16:30 to 18:00 Tirthankar Roy Choudhury (NCRA, India) Reionization and 21 cm Cosmology
Tuesday, 21 March 2023
Time Speaker Title Resources
09:30 to 10:10 Debaprasad Maity (IIT Guwahati, India) Reheating and its cosmological consequenecs

Our present understanding of reheating phase is incomplete due to a lack of observations. Apart from its cosmological implications, the reheating should play a vital role in particle physics and inflation model building.  In this talk, we elaborately discuss about role played by gravitional interaction in the reheating dynamics. We further discuss its cosmological consequences in in gravitational waves and dark matter phenomenology.

10:10 to 10:50 Nirmal Raj (TRIUMF, USA) Catching Dark Matter Underground at the Planck Mass and Beyond

Dedicated metre-sized detectors on Earth looking for dark matter particles via "direct detection" have caught none so far. This is perhaps because these particles are at least kilometres apart, thus coming with scant flux. I will discuss new strategies to catch them, and a search I performed in collaboration with the DEAP-3600 experiment, placing the first laboratory limits on particle dark matter at the Planck mass (1.2 x 10^19 GeV). I will also describe how neutrino experiments, with much larger detectors, can be repurposed to look for dark matter orders of magnitude beyond the Planck mass.

10:50 to 11:30 Arun Thalapillil (IISER Pune, India) Hidden objects and hidden physics
12:00 to 12:15 Kuldeep Purohit (Vadodara, India) Rotating Scalar Field and Formation of Bose Stars

We study numerical evolution of an initial cloud of self-gravitating bosonic dark matter with finite angular momentum and self-interaction in kinetic regime. It is demonstrated that such a system can undergo gravitational condensation and form a Bose star. The results show that the gravitational condensation time is strongly influenced by the presence of finite angular momentum or the strength of self-interaction. We find that in the cases related with attractive or no self-interaction, there is no significant transfer of angular momentum from the initial cloud to the formed star. However, for the case repulsive interaction our results indicate that such a angular-momentum transfer is possible. These results are consistent with the earlier analytical work where the stability of the rotating boson star was considered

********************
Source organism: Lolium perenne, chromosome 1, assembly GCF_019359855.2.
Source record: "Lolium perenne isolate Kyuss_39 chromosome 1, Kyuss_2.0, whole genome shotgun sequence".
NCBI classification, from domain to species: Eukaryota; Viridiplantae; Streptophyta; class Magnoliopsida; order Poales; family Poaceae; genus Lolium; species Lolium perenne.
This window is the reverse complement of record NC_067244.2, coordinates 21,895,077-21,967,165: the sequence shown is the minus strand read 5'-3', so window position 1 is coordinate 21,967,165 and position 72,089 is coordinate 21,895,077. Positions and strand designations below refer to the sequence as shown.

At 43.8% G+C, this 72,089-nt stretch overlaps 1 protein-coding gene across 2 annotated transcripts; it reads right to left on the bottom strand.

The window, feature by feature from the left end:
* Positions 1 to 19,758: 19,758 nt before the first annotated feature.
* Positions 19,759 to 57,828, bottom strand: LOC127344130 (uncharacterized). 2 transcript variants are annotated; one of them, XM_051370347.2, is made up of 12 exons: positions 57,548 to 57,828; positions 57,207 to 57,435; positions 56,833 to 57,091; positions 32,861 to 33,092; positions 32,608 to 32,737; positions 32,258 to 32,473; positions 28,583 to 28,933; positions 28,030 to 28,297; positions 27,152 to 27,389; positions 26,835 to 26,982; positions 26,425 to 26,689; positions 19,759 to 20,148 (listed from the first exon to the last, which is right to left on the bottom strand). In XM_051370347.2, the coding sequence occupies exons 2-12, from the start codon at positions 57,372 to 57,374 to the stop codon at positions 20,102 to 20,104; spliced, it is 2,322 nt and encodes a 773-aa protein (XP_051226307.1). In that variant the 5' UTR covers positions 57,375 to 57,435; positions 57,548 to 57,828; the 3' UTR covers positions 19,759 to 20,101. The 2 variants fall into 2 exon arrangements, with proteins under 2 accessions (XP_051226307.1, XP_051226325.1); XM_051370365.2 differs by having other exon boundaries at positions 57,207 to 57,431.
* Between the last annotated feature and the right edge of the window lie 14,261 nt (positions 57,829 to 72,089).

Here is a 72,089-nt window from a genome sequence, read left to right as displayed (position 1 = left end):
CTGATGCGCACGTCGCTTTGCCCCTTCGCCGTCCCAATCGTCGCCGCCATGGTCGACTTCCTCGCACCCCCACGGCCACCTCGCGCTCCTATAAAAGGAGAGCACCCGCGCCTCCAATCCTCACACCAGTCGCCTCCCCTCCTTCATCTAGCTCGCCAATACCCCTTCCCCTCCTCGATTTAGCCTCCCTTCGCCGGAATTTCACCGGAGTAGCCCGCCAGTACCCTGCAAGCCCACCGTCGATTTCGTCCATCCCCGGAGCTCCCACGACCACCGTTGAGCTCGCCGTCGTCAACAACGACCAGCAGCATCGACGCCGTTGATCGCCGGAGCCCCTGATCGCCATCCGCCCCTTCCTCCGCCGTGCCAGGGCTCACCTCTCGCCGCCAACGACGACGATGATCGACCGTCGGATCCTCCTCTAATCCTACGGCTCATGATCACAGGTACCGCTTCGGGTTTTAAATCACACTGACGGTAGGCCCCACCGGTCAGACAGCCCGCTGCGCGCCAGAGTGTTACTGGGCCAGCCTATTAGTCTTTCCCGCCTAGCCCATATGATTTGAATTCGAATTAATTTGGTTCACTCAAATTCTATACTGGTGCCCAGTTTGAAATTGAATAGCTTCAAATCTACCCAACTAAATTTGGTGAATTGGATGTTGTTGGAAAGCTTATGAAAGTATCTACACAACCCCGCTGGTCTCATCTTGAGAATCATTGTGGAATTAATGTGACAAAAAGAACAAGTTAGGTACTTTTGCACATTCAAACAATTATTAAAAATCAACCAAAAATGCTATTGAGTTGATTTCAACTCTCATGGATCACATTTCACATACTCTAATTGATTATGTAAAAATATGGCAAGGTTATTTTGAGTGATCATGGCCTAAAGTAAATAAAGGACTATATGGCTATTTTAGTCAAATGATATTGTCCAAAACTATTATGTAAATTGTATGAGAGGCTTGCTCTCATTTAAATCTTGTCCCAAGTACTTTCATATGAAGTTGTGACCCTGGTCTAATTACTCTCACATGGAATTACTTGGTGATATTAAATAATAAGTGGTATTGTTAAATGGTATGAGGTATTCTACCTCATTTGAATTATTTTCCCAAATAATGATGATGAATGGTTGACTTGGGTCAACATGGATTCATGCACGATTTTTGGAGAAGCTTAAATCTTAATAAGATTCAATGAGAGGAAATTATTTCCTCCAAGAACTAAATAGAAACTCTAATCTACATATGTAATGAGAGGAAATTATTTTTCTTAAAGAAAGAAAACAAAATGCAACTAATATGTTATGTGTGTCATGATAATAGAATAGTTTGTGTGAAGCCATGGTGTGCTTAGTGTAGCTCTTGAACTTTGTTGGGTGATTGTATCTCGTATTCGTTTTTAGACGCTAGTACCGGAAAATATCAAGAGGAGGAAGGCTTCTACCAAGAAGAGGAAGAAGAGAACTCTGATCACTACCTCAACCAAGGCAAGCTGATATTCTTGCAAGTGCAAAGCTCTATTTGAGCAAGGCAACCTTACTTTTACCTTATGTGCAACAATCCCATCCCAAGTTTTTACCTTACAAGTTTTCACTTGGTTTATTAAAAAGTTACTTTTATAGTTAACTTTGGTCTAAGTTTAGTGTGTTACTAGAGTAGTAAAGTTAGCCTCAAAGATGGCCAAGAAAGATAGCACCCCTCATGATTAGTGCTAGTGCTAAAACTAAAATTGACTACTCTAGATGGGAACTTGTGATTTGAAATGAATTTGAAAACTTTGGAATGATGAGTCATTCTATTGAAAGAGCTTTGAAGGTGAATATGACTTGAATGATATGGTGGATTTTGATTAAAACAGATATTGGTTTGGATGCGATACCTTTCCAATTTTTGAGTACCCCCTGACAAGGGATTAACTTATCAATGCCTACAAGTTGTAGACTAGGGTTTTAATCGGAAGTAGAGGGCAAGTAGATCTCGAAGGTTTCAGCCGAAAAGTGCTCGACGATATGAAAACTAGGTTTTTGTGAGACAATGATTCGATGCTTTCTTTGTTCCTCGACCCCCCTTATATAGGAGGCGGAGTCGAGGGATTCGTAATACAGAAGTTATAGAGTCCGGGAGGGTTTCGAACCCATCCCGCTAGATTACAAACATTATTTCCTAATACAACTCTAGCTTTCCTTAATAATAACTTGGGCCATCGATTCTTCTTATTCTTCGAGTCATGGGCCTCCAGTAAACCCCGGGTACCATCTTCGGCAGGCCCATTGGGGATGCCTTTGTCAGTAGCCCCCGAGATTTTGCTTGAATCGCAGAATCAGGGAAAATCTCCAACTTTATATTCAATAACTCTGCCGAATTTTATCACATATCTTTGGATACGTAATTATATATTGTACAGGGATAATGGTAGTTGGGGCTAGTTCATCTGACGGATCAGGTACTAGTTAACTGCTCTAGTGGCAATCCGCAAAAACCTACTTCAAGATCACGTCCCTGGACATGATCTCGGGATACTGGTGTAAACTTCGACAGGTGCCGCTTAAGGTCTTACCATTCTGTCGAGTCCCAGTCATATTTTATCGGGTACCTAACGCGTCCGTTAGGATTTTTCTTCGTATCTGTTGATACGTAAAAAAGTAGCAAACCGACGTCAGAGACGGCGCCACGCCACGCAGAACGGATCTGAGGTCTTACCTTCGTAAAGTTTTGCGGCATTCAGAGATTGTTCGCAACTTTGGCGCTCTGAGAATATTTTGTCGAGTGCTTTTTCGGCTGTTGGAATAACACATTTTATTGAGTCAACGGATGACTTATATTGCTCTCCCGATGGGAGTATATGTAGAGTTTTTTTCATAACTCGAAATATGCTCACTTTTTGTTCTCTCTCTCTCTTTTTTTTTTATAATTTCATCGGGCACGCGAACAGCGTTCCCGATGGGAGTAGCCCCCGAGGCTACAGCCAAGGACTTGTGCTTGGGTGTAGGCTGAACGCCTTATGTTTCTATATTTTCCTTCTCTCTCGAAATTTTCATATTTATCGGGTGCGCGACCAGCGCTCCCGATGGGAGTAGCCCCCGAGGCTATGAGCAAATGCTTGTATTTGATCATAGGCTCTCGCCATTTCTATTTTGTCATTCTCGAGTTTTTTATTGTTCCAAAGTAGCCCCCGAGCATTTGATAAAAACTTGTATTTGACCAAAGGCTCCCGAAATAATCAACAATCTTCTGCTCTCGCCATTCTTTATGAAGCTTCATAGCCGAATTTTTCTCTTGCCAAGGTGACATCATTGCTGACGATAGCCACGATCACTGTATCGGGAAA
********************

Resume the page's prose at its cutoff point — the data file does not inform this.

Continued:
12:15 to 12:30 Tarak Nath Maity (IISc, India) Neutrinos from Sun as a discovery tool for dark matter-electron scattering

We will discuss a novel strategy to search for dark matter (DM)-electron scattering. DM interacting with electrons may get captured inside the Sun. These captured DM may annihilate to produce different Standard Models (SM) particles. Neutrinos produced from these SM states can be observed in IceCube and DeepCore. Although there is no excess of neutrinos from the Solar direction, we find that the current results of IceCube and DeepCore set the strongest constraint on DM-electron scattering cross section in the DM mass range ~10 GeV to 1 TeV. This implies that future observations of the Sun by neutrino telescopes have the potential to unravel DM-electron interactions.

12:30 to 12:45 Shouvik Roy Choudhury (IUCAA, India) Massive Neutrino Self-Interactions and Inflation

Based on: JCAP 10 (2022) 018 (arXiv: 2207.07142). Certain inflationary models like Natural inflation (NI) and Coleman-Weinberg inflation (CWI) are disfavoured by cosmological data in the standard ΛCDM+r model (where r is the scalar-to-tensor ratio), as these inflationary models predict the regions in the ns-r parameter space that are excluded by the cosmological data at more than 2σ (here ns is the scalar spectral index). Cosmological models incorporating strongly self-interacting neutrinos (with a heavy mediator) are, however, known to prefer lower ns values compared to the ΛCDM model. Considering such neutrino self-interactions can, thus, open up the parameter space to accommodate the above inflationary models. In this work, we implement the massive neutrino self-interactions with a heavy mediator in two different ways: flavour-universal (among all three neutrinos), and flavour-specific (involving only one neutrino species). We implement the new interaction in both scalar and tensor perturbation equations of neutrinos. Interestingly, we find that the current cosmological data can support the aforementioned inflationary models at 2σ in the presence of such neutrino self-interactions.